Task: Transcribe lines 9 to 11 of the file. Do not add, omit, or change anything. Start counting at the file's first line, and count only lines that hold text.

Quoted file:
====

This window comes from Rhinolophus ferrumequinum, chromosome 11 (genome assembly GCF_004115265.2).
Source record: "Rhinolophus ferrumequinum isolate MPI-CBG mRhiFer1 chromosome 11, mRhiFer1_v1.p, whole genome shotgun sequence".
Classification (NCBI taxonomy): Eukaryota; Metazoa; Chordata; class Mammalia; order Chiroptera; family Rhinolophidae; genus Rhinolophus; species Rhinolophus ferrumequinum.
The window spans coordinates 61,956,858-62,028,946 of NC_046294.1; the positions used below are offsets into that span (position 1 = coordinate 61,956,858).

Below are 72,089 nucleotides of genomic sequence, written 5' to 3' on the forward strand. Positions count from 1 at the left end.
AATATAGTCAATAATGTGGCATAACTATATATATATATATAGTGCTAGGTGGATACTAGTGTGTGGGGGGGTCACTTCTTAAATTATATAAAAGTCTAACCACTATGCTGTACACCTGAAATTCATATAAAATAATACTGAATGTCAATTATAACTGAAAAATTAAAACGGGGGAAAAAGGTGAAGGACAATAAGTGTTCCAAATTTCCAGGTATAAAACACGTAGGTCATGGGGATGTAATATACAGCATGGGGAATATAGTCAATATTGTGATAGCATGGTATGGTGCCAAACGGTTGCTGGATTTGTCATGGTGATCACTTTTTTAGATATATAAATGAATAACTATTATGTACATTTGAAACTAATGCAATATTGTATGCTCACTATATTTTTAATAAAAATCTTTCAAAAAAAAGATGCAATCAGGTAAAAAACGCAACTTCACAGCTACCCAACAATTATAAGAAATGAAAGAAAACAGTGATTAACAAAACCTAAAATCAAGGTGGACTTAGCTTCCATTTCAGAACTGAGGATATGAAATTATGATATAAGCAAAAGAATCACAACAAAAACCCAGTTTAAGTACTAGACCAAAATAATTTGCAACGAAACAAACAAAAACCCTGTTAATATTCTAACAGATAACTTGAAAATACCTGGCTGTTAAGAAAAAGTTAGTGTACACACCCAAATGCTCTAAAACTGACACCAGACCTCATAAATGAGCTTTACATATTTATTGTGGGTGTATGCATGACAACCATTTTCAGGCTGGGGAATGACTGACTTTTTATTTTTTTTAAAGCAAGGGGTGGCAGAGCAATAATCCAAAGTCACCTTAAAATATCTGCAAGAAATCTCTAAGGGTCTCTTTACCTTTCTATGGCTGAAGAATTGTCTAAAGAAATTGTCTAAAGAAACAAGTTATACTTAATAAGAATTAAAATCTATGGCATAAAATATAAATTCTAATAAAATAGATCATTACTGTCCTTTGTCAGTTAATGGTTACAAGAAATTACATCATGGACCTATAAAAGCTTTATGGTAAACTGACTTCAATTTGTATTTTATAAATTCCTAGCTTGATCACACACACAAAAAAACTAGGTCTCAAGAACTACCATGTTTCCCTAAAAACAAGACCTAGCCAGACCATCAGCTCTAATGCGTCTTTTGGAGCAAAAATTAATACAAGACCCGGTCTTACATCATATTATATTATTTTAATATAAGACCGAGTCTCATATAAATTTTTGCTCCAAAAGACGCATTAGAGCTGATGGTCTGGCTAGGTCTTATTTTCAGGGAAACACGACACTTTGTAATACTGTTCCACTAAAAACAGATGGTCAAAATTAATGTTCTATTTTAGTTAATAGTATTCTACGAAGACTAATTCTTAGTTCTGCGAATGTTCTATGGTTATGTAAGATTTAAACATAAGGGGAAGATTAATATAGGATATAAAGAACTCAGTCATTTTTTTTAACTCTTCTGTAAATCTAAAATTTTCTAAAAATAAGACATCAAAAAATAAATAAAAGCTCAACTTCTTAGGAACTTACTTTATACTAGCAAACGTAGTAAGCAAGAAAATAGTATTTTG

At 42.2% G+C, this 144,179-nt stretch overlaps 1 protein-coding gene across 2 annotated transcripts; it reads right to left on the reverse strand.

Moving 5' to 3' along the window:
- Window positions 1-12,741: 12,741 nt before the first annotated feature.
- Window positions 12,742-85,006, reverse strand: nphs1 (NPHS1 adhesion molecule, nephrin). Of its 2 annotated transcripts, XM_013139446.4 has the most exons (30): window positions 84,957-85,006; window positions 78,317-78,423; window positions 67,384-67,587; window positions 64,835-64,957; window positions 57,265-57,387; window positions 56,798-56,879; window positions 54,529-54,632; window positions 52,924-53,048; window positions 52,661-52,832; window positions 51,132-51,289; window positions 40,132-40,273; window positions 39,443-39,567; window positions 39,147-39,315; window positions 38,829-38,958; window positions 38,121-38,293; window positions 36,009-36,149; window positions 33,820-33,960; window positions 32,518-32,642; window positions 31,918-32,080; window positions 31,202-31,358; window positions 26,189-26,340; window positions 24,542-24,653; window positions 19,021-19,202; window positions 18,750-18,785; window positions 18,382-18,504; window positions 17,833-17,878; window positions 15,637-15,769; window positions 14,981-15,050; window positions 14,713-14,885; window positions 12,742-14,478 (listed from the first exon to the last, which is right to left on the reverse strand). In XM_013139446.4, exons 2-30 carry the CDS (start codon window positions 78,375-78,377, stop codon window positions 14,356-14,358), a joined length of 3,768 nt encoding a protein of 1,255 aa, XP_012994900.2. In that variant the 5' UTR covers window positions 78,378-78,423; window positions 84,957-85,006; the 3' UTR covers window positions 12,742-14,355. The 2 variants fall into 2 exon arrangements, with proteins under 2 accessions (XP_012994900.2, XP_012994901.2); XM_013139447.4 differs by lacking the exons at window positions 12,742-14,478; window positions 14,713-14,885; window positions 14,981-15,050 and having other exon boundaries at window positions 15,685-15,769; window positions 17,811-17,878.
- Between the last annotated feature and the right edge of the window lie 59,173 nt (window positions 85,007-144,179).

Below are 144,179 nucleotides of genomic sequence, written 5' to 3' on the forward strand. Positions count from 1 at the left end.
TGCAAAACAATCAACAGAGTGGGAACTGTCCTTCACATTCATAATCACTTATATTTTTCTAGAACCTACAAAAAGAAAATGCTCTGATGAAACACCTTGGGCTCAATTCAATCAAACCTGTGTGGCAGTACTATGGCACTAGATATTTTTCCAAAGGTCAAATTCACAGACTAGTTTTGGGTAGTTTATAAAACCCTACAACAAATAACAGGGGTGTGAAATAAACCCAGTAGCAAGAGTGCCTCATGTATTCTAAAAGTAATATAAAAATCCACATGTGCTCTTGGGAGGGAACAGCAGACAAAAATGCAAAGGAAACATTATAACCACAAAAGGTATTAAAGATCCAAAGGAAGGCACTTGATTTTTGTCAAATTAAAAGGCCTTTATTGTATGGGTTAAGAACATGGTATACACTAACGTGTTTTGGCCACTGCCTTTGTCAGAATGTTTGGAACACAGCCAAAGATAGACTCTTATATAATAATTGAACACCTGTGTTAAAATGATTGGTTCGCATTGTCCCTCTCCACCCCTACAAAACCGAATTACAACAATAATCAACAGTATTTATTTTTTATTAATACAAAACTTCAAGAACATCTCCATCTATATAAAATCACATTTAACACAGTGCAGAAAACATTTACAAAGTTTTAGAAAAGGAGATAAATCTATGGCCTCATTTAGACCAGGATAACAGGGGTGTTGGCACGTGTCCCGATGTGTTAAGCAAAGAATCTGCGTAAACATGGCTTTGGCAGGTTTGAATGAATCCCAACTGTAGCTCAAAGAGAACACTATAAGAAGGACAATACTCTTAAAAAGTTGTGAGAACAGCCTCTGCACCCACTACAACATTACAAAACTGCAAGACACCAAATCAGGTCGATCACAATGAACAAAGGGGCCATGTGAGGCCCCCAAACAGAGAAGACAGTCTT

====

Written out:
- Window positions 1-12,741: 12,741 nt before the first annotated feature.
- Window positions 12,742-85,006, reverse strand: nphs1 (NPHS1 adhesion molecule, nephrin). Of its 2 annotated transcripts, XM_013139446.4 has the most exons (30): window positions 84,957-85,006; window positions 78,317-78,423; window positions 67,384-67,587; window positions 64,835-64,957; window positions 57,265-57,387; window positions 56,798-56,879; window positions 54,529-54,632; window positions 52,924-53,048; window positions 52,661-52,832; window positions 51,132-51,289; window positions 40,132-40,273; window positions 39,443-39,567; window positions 39,147-39,315; window positions 38,829-38,958; window positions 38,121-38,293; window positions 36,009-36,149; window positions 33,820-33,960; window positions 32,518-32,642; window positions 31,918-32,080; window positions 31,202-31,358; window positions 26,189-26,340; window positions 24,542-24,653; window positions 19,021-19,202; window positions 18,750-18,785; window positions 18,382-18,504; window positions 17,833-17,878; window positions 15,637-15,769; window positions 14,981-15,050; window positions 14,713-14,885; window positions 12,742-14,478 (listed from the first exon to the last, which is right to left on the reverse strand). In XM_013139446.4, exons 2-30 carry the CDS (start codon window positions 78,375-78,377, stop codon window positions 14,356-14,358), a joined length of 3,768 nt encoding a protein of 1,255 aa, XP_012994900.2. In that variant the 5' UTR covers window positions 78,378-78,423; window positions 84,957-85,006; the 3' UTR covers window positions 12,742-14,355. The 2 variants fall into 2 exon arrangements, with proteins under 2 accessions (XP_012994900.2, XP_012994901.2); XM_013139447.4 differs by lacking the exons at window positions 12,742-14,478; window positions 14,713-14,885; window positions 14,981-15,050 and having other exon boundaries at window positions 15,685-15,769; window positions 17,811-17,878.
- Between the last annotated feature and the right edge of the window lie 59,173 nt (window positions 85,007-144,179).